Ph.D., Bryn Mawr College, 1975
Professor; Senior Associate Director, Peabody Research Institute
Professor; Antonio and Anita Gotto Chair, Dept. of Teaching & Learning
Professor, Specialty in Poverty and Intervention
Professor, Dept. of Psychology & Human Development
Dale Clark Farran is a professor in the Departments of Teaching and Learning, and Psychology and Human Development in Peabody College at Vanderbilt University; since 2009, she is also the Senior Associate Director of the Peabody Research Institute. Professor Farran has been involved in research and intervention for high-risk children and youth for all of her professional career. She has conducted research at the Frank Porter Graham Child Development Center in Chapel Hill, NC and the Kamehameha Schools Early Education Project in Hawaii. Professor Farran is the editor of two books both dealing with risk and poverty, the author of more than 80 journal articles and book chapters and a regular presenter at national conferences. Her recent research emphasis is on evaluating the effectiveness of alternative preschool curricula for preparing children from low-income families to transition successfully to school. Currently she is directing an evaluation of the Tools of the Mind curriculum and co-directing an evaluation of the State of Tennessee's Prekindergarten program.
Early intervention for children at risk for school failure due to poverty and/or disabilities. Transition to school. Observational methodologies. Early language and mathematics development.
Dale Farran is a professor in the Departments of Teaching and Learning and Psychology and Human Development, and a Senior Fellow of the J.F. Kennedy Center for the Study of Human Development. Prior to this appointment she was a professor in the department of Human Development and Family Studies at the University of North Carolina at Greensboro where she also served as chair from 1987 to 1995. Farran has been involved in research and intervention for high risk children and youth for all of her professional career.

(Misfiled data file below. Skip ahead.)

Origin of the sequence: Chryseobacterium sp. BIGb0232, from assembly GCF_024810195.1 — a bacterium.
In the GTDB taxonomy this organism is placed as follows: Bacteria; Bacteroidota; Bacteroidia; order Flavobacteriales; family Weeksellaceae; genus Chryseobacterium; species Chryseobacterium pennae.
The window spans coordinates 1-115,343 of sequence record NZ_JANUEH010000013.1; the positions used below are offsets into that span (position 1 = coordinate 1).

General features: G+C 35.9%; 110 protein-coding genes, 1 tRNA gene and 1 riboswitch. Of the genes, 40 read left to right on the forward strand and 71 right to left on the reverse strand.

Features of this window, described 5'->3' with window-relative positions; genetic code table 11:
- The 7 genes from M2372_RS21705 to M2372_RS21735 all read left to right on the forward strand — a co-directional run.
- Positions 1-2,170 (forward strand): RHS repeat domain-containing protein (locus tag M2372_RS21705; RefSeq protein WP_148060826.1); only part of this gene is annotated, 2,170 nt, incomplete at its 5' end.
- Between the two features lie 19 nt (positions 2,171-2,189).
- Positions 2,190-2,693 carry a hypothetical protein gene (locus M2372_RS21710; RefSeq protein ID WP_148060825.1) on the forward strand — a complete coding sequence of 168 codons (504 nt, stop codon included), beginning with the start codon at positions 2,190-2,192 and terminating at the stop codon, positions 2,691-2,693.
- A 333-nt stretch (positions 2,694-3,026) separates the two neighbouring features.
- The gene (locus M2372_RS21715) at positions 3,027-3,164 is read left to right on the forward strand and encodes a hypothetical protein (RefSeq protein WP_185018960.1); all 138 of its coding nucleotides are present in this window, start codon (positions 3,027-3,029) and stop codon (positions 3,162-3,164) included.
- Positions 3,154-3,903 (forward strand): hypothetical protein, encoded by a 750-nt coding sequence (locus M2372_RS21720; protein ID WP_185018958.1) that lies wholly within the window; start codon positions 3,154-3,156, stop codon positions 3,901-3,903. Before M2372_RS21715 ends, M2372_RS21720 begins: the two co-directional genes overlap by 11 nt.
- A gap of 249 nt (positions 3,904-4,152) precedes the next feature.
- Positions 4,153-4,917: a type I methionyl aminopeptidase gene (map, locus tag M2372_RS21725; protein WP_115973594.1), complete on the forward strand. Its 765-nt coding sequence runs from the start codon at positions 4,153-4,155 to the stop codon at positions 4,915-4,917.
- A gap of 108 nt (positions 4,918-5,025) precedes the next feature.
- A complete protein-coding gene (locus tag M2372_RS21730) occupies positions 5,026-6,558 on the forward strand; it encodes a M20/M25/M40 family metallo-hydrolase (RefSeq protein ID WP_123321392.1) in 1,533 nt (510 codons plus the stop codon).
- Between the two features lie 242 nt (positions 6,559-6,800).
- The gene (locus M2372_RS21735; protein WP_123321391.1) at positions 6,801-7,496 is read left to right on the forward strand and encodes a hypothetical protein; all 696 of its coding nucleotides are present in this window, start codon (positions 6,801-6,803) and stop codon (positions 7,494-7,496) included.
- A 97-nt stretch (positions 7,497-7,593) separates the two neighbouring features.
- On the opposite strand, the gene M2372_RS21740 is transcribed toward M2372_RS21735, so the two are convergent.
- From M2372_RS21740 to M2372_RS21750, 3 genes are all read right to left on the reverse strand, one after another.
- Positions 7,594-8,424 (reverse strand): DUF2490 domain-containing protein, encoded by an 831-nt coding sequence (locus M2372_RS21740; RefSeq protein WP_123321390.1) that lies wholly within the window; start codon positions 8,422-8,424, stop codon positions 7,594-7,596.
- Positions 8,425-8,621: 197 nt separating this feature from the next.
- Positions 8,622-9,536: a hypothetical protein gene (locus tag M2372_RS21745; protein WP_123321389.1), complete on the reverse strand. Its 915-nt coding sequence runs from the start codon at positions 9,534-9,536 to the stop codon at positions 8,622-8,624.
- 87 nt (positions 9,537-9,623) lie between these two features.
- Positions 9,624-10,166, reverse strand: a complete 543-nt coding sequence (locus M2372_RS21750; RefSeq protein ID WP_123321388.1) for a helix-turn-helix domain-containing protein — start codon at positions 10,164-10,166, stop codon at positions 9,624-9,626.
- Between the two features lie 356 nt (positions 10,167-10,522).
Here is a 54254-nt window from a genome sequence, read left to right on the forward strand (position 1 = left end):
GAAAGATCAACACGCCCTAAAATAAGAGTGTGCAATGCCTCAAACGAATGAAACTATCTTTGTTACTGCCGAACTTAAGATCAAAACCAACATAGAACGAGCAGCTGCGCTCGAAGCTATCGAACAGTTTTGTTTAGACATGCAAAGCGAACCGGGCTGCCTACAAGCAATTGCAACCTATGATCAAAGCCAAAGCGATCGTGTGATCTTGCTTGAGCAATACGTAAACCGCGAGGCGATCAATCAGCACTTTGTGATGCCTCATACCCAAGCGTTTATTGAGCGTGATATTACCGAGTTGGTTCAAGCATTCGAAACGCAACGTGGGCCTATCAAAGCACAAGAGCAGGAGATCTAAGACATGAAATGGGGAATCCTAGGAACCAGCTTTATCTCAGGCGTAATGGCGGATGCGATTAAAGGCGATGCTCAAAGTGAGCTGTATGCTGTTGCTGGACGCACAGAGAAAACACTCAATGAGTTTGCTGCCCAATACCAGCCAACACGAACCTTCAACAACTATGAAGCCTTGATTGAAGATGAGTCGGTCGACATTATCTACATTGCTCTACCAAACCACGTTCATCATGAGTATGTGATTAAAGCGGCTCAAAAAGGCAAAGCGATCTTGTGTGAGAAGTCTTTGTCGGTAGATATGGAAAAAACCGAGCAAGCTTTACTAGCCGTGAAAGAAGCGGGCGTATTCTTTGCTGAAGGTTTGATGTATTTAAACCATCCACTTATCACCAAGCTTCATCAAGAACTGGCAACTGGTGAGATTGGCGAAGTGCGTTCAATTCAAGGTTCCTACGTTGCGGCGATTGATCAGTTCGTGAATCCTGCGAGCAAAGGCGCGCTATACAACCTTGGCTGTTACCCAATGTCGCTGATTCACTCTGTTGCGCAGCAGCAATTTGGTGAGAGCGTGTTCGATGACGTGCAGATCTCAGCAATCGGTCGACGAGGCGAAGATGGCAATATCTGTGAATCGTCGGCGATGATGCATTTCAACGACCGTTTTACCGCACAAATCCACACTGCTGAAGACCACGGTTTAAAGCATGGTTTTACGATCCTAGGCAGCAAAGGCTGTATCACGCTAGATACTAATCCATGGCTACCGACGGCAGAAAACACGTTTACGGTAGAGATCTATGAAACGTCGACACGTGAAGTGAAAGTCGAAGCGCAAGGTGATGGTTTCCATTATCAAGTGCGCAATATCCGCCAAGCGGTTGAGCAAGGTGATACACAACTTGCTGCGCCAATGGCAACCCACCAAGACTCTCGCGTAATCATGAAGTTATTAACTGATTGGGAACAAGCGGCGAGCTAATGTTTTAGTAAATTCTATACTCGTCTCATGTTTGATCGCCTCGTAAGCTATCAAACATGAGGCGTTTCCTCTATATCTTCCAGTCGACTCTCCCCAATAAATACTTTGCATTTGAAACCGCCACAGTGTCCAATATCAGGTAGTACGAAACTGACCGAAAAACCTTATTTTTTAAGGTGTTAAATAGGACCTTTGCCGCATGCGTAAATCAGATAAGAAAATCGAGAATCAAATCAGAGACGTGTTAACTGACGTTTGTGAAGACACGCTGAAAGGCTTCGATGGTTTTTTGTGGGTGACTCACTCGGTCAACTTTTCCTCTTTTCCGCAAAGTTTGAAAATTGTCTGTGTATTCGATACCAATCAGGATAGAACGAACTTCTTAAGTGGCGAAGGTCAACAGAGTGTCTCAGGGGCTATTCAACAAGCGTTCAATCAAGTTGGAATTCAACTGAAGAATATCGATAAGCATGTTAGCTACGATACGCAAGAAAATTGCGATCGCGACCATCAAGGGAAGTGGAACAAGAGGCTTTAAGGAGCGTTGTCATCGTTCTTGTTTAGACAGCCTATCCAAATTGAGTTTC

Her first job was with the North Carolina Advancement School, begun by Terry Sanford to combat the problems of underachieving junior high school students. She spent seven years in Philadelphia before returning to Chapel Hill and the Frank Porter Graham Child Development Center and the School of Education (Special Education) at UNC-Chapel Hill, where she spent the next 10 years concentrating on issues related to children in poverty, early intervention, and school transition. In 1984 she moved to Hawaii where she was a faculty member at the University of Hawaii and directed the Child Development program for Kamehameha Schools as it developed early intervention for part-Hawaiian children.
Farran is the editor of two books both dealing with risk and poverty, the author of more than 80 journal articles and book chapters, and a regular presenter at national conferences. Her research has been supported by, among others, the National Institute of Child Health and Human Development, the Office of Special Education, the Spencer Foundation, the William T. Grant Foundation, the Institute for Education Sciences, and the Z. Smith Reynolds Foundation. Most of her research has focused on issues of risk and disabilities and their effects on young children's development, as well as the educational practices that should follow. In 2002 she and colleague Mark Lipsey were awarded a four-year longitudinal grant to compare the effects of pre-kindergarten curriculum models in a randomized control trial. The Preschool Curriculum Evaluation Research project (PCER) is a national evaluation of early childhood curriculum models; Vanderbilt is one of the 7 sites funded. Farran and Lipsey are also evaluating an Early Reading First program implemented in a rural county in Tennessee. In 2005 they were awarded, along with the University of California at Berkeley, a "scale up" project from the Institute of Education Sciences involving a pre-kindergarten mathematics curriculum. This curriculum is being implemented in Metro Nashville Public Schools and Metro Action Committee Head Start.
Newswise.com - September 9, 2013 — Positive Interactions Vital to Pre-K Learning
The Tennessean - August 12, 2012 — TN weighs more pre-K funding as others debate program's worth